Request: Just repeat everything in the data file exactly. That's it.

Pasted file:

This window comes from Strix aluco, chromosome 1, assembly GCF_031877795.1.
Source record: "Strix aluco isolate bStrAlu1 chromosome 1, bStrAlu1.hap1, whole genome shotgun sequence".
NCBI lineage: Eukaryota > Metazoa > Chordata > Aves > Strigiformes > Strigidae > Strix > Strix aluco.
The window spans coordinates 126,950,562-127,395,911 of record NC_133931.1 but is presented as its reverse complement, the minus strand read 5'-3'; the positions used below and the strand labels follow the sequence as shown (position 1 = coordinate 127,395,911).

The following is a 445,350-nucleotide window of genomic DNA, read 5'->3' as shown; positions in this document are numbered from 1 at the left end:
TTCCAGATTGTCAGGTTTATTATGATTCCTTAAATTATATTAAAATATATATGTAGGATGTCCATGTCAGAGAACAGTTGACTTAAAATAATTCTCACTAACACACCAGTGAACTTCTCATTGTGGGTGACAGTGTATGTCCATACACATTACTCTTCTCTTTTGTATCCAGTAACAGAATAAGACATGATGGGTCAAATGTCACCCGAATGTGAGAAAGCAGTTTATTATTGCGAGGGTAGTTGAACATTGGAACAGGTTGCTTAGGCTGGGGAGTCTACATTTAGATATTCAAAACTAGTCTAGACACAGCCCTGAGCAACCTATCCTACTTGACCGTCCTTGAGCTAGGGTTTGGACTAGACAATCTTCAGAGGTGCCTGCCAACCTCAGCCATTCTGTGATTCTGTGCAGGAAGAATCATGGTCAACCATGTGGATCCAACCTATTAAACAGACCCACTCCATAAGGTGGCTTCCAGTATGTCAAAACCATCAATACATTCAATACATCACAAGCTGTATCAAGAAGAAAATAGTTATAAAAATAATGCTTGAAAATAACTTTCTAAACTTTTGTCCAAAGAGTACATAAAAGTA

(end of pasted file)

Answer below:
This window comes from Strix aluco, chromosome 1, assembly GCF_031877795.1.
Source record: "Strix aluco isolate bStrAlu1 chromosome 1, bStrAlu1.hap1, whole genome shotgun sequence".
NCBI lineage: Eukaryota > Metazoa > Chordata > Aves > Strigiformes > Strigidae > Strix > Strix aluco.
The window spans coordinates 126,950,562-127,395,911 of record NC_133931.1 but is presented as its reverse complement, the minus strand read 5'-3'; the positions used below and the strand labels follow the sequence as shown (position 1 = coordinate 127,395,911).

The following is a 445,350-nucleotide window of genomic DNA, read 5'->3' as shown; positions in this document are numbered from 1 at the left end:
TTCCAGATTGTCAGGTTTATTATGATTCCTTAAATTATATTAAAATATATATGTAGGATGTCCATGTCAGAGAACAGTTGACTTAAAATAATTCTCACTAACACACCAGTGAACTTCTCATTGTGGGTGACAGTGTATGTCCATACACATTACTCTTCTCTTTTGTATCCAGTAACAGAATAAGACATGATGGGTCAAATGTCACCCGAATGTGAGAAAGCAGTTTATTATTGCGAGGGTAGTTGAACATTGGAACAGGTTGCTTAGGCTGGGGAGTCTACATTTAGATATTCAAAACTAGTCTAGACACAGCCCTGAGCAACCTATCCTACTTGACCGTCCTTGAGCTAGGGTTTGGACTAGACAATCTTCAGAGGTGCCTGCCAACCTCAGCCATTCTGTGATTCTGTGCAGGAAGAATCATGGTCAACCATGTGGATCCAACCTATTAAACAGACCCACTCCATAAGGTGGCTTCCAGTATGTCAAAACCATCAATACATTCAATACATCACAAGCTGTATCAAGAAGAAAATAGTTATAAAAATAATGCTTGAAAATAACTTTCTAAACTTTTGTCCAAAGAGTACATAAAAGTA